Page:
An Unexpected Surprise
In 1972 this bag was donated to the Herbert Art Gallery & Museum. Inside, was a remarkable discovery; the head of Mary Ann Higgins, the last woman to be publically hanged in Coventry.
On 9 August 1831, when she was only 19, Mary Ann Higgins was tried for the murder of her uncle, William Higgins. Also with her on trial was Edward Clarke, a watchmaking apprentice who had been courting Mary Ann.
In the weeks before William's death, Clarke spent money freely and boasted that he could get more by going to the old man’s house.
On 22 March 1831 Mary Ann bought arsenic from the chemist, supposedly to kill rats. That same night, William fell ill and died. Surgeons found arsenic in his stomach and also in his pea soup. Mary Ann admitted to the poisoning but told the coroner that Clarke had instigated her to take her uncle’s life, and that Clarke had frequently beaten and ill-used her when he did not have as much money from her as he wanted.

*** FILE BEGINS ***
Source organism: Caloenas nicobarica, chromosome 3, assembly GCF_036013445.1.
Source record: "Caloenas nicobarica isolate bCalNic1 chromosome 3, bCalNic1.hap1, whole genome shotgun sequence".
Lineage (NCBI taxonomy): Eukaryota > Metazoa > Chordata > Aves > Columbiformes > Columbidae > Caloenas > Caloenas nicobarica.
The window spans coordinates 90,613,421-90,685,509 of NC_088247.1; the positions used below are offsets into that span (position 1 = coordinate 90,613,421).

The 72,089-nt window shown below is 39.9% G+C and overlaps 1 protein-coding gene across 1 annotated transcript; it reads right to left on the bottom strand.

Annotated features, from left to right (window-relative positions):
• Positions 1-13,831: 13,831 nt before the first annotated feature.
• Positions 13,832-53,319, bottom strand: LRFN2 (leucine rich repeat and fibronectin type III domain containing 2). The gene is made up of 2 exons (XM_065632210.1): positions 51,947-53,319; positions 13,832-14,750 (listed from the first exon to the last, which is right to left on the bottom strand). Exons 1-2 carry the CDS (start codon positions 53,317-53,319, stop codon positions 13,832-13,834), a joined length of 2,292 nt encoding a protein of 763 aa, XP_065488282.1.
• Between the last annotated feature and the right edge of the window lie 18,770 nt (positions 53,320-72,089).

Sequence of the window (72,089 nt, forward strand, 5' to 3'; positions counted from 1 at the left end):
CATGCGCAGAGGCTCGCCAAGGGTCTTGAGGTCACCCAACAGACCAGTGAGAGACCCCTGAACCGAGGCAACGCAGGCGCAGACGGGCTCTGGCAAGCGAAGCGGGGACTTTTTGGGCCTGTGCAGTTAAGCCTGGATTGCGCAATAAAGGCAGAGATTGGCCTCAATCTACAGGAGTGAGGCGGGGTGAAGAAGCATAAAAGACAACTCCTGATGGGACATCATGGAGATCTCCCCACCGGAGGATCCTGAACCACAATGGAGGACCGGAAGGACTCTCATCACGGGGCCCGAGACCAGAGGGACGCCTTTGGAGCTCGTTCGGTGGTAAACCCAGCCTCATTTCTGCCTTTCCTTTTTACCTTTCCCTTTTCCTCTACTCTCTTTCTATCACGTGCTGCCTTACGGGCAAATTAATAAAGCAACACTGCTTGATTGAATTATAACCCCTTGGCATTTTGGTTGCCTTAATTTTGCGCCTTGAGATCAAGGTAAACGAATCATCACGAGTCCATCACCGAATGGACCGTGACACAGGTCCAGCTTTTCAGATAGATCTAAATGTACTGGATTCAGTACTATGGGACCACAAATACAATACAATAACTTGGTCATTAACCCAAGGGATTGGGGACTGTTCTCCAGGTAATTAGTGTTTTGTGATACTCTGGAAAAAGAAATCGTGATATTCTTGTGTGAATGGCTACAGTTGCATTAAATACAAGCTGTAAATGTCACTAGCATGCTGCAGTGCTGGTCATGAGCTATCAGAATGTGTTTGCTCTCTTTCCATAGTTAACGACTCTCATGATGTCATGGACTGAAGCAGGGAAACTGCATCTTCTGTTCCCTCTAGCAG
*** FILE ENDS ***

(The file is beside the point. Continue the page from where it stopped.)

At the Warwick assizes in August 1831, the jury convicted Mary Ann and acquitted Edward. As the judge sentenced Mary Ann to death, her cries moved onlookers to tears. Early on 11th August 1831 Mary Ann was taken to Whitley Common on a cart which contained a coffin and was surrounded by constables. 15,000 people were on Whitley Common to watch Mary Ann’s hanging. After the hanging Mary Ann’s body was taken to the old Bridewell, by St John’s church, for dissection. In 1831 this was the only legal source of bodies surgeons had. These public dissections were both a source of information to medics and entertainment and a warning to the public.
This story gives us more of an insight into life and death in the 1800’s.